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Can higher levels of caffeine and uric acid prevent Parkinson’s?
Author: Simge Eva DoganPublished: 7 May 2020
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Higher levels of caffeine and uric acid (a natural waste product) may reduce the risk of Parkinson’s, a new study by researchers in the US has found.
As part of the study – published in ‘Journal of Parkinson’s Disease’ – researchers investigated the urate levels and caffeine intake of 566 participants in the Harvard Biomarkers Study, 369 of which had Parkinson’s. The results showed that caffeine intake and uric acid levels were lower in people with Parkinson’s compared to the healthy controls.
While the study provides evidence of the link between Parkinson’s and higher uric acid and caffeine levels, the researchers caution that attempts to raise these levels cannot be recommended.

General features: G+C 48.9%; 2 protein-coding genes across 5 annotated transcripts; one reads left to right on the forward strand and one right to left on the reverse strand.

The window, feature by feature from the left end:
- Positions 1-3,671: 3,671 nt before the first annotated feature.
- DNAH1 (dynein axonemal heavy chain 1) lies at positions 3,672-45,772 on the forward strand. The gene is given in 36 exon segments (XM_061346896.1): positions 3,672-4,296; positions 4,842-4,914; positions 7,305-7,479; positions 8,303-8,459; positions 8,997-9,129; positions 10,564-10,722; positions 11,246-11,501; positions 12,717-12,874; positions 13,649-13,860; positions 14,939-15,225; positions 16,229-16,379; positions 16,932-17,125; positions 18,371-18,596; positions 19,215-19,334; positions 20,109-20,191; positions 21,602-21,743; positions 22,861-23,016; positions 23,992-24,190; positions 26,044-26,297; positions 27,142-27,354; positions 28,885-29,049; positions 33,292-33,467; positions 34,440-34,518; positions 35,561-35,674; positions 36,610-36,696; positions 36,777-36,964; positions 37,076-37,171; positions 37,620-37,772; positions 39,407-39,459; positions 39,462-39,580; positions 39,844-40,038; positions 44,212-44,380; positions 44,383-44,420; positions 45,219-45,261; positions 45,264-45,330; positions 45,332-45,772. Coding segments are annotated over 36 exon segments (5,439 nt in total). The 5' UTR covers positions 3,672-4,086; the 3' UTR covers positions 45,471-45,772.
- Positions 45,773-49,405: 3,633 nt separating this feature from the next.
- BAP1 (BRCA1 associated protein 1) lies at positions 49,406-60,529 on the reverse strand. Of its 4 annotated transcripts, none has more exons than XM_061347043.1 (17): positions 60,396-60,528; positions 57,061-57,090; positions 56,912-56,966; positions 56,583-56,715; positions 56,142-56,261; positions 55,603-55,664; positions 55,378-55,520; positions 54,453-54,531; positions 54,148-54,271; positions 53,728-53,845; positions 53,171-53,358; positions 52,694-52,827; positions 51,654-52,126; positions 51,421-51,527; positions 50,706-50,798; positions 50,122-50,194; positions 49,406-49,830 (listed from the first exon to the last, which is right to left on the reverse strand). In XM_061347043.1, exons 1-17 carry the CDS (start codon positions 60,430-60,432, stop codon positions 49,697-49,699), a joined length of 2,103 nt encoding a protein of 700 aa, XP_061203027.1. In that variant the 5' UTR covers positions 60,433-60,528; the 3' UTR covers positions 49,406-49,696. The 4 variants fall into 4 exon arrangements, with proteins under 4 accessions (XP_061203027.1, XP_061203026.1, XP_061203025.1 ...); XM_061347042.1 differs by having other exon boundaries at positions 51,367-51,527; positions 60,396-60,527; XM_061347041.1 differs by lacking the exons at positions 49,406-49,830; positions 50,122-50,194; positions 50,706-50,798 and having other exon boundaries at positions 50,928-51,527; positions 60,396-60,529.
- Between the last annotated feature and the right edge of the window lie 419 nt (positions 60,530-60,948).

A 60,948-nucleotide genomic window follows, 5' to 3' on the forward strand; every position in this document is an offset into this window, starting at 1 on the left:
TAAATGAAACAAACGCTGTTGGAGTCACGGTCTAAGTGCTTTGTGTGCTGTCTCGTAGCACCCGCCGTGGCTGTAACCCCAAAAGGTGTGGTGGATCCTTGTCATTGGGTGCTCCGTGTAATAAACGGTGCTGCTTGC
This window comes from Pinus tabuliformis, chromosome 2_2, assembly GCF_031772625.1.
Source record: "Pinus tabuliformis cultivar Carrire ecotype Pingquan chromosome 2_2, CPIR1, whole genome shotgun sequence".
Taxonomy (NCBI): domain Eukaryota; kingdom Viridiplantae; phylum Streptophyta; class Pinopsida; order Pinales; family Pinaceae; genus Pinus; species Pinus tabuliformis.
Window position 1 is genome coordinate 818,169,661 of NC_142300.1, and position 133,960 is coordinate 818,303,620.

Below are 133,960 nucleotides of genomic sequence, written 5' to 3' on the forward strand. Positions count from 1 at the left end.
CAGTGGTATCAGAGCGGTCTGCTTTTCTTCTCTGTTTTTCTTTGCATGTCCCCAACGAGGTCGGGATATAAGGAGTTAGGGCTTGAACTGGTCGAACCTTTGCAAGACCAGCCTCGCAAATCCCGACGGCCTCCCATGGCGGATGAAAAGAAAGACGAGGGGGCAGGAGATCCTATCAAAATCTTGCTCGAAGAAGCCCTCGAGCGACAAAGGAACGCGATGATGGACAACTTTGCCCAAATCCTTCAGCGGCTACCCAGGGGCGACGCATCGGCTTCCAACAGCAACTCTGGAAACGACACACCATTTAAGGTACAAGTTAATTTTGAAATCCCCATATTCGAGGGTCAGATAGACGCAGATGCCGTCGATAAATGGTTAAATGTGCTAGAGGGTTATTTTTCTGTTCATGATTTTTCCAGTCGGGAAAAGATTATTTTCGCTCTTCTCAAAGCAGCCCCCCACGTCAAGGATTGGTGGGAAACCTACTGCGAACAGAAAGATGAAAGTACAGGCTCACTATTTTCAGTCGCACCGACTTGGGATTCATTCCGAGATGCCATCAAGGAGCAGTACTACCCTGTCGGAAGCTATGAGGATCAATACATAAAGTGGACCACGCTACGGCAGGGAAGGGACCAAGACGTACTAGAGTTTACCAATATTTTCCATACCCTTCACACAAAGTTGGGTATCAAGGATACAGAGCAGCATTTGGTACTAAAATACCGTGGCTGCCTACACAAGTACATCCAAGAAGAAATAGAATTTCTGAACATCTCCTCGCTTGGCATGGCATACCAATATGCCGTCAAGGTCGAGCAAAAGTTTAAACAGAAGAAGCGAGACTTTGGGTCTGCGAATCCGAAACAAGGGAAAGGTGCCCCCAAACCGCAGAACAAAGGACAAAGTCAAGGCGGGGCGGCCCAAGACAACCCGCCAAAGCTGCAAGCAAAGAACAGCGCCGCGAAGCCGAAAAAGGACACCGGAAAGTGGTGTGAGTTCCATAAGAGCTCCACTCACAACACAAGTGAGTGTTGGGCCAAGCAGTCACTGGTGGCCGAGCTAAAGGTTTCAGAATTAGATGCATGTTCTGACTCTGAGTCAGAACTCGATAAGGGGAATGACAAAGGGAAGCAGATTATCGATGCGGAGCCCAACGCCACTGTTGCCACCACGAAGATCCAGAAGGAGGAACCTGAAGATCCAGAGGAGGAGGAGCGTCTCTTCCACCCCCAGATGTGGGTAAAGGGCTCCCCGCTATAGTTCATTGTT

Dr Rachit Bakshi, lead investigator of the study, said: “Identifying factors that are linked to lower likelihood of PD, such as caffeine consumption, offer a unique opportunity to understand the disease, and if the link were causal, then possibly to slow the disease.”
For more information on the latest Parkinson’s research please visit the EPDA website.
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